The days of the much maligned standardized state ISTEP+ exam are numbered, as it will be phased out next year. Many teachers, school administrators and parents are rejoicing in that fact.
Teachers in particular have had a negative view of ISTEP+ because of what they consider is too great a reliance on students’ scores on the test in determining their pay. A test given once a year does not completely and accurately reflect a student’s growth or a teacher’s performance, teachers have said.
That will be a consideration for the 23-person panel tasked with developing a replacement for ISTEP+, of which new Bartholomew Consolidated School Corp. Superintendent Jim Roberts is a member.
We agree with Roberts’ opinion that tying teacher pay to ISTEP+ results is not the most effective way to measure an educator’s effectiveness and commitment. Students begin a school year at different starting points — some far ahead of others in their ability to read, for example. One test score may indicate that a student’s English skills are not at an acceptable level and suggest that the teacher isn’t doing a good enough job. What the test can’t reflect is the full context, showing great strides made by the student with the teacher’s help to reach an average ability.
Roberts said he likes to use regular state-required teacher observations and meetings to better understand how they are performing and how students respond to them. That’s a good approach.
The superintendent also said he would like to see a series of tests administered throughout the year to better gauge a student’s progress. That’s an important idea for the panel to consider, as the job of a teacher is to help students make continual strides in their educational abilities and achievements.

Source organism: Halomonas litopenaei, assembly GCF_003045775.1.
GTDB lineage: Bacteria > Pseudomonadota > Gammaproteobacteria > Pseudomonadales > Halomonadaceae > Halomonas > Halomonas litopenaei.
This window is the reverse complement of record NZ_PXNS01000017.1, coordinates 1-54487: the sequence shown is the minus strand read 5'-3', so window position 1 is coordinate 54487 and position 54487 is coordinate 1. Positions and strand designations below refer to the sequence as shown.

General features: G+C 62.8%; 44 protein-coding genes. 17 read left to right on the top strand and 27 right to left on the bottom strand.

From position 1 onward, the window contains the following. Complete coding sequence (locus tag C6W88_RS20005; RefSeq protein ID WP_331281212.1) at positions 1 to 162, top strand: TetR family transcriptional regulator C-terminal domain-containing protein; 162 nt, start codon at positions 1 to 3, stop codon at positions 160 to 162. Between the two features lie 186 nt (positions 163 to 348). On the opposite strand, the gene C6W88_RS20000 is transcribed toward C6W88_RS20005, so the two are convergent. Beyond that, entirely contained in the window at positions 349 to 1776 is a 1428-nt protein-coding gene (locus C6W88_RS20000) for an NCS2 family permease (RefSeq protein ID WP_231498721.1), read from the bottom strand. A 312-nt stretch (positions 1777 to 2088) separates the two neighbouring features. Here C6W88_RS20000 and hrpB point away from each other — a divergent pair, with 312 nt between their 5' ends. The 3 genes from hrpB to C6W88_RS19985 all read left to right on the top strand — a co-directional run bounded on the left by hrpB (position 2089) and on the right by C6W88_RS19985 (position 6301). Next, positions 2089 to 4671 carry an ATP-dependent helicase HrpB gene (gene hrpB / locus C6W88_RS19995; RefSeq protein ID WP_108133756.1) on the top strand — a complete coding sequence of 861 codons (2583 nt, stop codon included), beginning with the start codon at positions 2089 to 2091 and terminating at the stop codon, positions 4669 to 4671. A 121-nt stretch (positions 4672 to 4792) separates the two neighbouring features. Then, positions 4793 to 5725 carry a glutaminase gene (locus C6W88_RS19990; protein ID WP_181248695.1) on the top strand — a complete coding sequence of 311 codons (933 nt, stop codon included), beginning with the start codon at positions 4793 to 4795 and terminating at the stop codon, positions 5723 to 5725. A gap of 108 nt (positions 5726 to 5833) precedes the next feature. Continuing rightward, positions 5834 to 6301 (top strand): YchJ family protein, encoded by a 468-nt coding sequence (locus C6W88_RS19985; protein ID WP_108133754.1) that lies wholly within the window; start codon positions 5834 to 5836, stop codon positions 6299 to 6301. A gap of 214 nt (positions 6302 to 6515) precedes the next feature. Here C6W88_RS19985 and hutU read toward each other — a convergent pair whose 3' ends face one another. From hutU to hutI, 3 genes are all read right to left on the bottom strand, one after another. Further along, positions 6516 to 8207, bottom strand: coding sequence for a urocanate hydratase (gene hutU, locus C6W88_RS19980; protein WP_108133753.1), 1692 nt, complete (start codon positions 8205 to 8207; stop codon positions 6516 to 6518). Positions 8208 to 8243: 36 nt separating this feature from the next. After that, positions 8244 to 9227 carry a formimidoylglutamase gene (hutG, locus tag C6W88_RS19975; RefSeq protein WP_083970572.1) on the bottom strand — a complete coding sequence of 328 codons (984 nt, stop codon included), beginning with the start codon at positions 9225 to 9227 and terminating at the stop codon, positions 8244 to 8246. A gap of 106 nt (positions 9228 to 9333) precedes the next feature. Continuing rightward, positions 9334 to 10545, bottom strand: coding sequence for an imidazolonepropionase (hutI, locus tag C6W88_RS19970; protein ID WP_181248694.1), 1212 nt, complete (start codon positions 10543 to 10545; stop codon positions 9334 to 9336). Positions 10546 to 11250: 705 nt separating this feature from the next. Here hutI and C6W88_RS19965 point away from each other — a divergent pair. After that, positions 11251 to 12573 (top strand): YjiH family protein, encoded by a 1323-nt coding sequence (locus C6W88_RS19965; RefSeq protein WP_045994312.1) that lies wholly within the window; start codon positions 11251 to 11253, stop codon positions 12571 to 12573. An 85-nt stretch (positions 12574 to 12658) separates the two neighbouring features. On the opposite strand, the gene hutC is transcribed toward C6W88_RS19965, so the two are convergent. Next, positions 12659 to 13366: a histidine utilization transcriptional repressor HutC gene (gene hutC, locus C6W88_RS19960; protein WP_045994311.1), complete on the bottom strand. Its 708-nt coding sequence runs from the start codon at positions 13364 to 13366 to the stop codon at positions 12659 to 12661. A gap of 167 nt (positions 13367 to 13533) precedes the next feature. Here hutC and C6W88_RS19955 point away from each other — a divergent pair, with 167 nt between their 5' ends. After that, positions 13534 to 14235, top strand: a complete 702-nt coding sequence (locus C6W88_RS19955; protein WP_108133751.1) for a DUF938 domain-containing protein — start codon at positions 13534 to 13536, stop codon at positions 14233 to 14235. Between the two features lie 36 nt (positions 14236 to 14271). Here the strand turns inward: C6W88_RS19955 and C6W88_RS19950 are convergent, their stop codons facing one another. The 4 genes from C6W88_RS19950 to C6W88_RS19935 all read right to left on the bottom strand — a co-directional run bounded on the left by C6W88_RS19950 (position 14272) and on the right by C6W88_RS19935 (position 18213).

However, the most important task of the panel is determining what type of test to use as a replacement. Some favor an End of Course Assessment, which had been used but was phased out. Other, like Roberts, prefer using a national exam, such as the ACT or SAT.
That’s an approach we support, and like Roberts would prefer the ACT model. One benefit is that the ACT allows students to take subject-specific exams. Another is that Bartholomew Consolidated already has great familiarity with the ACT, as it administers it to juniors every year as part of its efforts to gauge a student’s college readiness.
Since college readiness is an overarching goal of educating students, modeling the replacement for ISTEP+ after a test such as the ACT is a logical change. The other should be a shift away from tying teacher pay to a test administered infrequently. Teachers, like students, are more than just test scores, and measurements of their abilities to help students grow academically must allow for the reflection of the greater context.